Thursday, January 5, 2023

Immigration @ AALS: Racism in Immigration Regulation



Immigration @ AALS started off this morning bright and early at 8AM. Heroically many immprofs showed up to engage in this absolutely critical and fascinating topic.

We had four amazing panelists:

  • Kevin Johnson (Davis) talked about the relationship between critical race scholarship and immigration scholarship, and his long-standing desire to have these two scholarly threads enter into conversation. His talk was informed by his essay Systemic Racism in the U.S. Immigration Laws.
  • David Cook-Martín (University of Colorado, Boulder, Sociology) spoke about Racial Selection in Immigration and Nationality Laws of the Americas. His empirical work reveals interesting and perhaps counterintuitive conclusions, such as "Democracy often has promoted racist immigration policies" and the "Demise of racist immigration law began in the Global South, against political gravity." Check out his co-authored book Culling the Masses.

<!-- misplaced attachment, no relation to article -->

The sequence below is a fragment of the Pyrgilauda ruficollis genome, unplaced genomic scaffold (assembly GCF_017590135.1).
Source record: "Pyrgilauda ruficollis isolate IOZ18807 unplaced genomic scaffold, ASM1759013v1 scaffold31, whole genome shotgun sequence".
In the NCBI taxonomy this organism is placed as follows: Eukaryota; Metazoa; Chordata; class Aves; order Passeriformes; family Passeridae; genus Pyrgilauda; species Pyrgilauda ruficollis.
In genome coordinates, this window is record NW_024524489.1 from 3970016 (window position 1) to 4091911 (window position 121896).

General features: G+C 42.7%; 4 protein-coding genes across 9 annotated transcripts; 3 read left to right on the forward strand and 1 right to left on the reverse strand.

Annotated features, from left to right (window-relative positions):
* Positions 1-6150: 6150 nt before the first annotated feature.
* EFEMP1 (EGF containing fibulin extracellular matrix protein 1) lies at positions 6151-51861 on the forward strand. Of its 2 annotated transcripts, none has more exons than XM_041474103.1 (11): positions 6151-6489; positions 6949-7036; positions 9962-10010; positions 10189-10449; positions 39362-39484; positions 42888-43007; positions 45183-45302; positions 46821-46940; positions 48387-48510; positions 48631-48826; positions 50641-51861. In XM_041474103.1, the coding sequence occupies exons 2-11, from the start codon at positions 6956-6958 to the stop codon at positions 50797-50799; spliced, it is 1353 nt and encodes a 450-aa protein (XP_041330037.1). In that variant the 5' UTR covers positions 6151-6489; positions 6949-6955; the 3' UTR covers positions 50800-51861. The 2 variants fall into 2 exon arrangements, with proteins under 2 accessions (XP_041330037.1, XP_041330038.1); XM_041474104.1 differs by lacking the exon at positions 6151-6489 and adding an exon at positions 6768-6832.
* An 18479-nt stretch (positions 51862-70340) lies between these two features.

• Emily Ryo (USC -- law and sociology) spoke about her latest quantitative work-in-progress--Compounded Disadvantage: Race, Criminal Justice, and Access to Justice in Immigration Courts. She introduced her research questions, data, preliminary conclusions, and next steps. The focus is crime-based removals and whether racial disparities in criminal prosecution follow into crime-based removal.
  • Claire Thomas (New York Law School) spoke about her forthcoming article The So-Called Stateless: Firm Resettlement, African Migrants, and Human Rights Violations in Mexico. This article brings forth insights from Thomas' Fulbright research in Mexico focusing on the non-white, non-Latino asylum-seekers who became stranded in Mexico due to changes in U.S. and Mexican migration policies.

An eye-opening and engaging way to begin the day!


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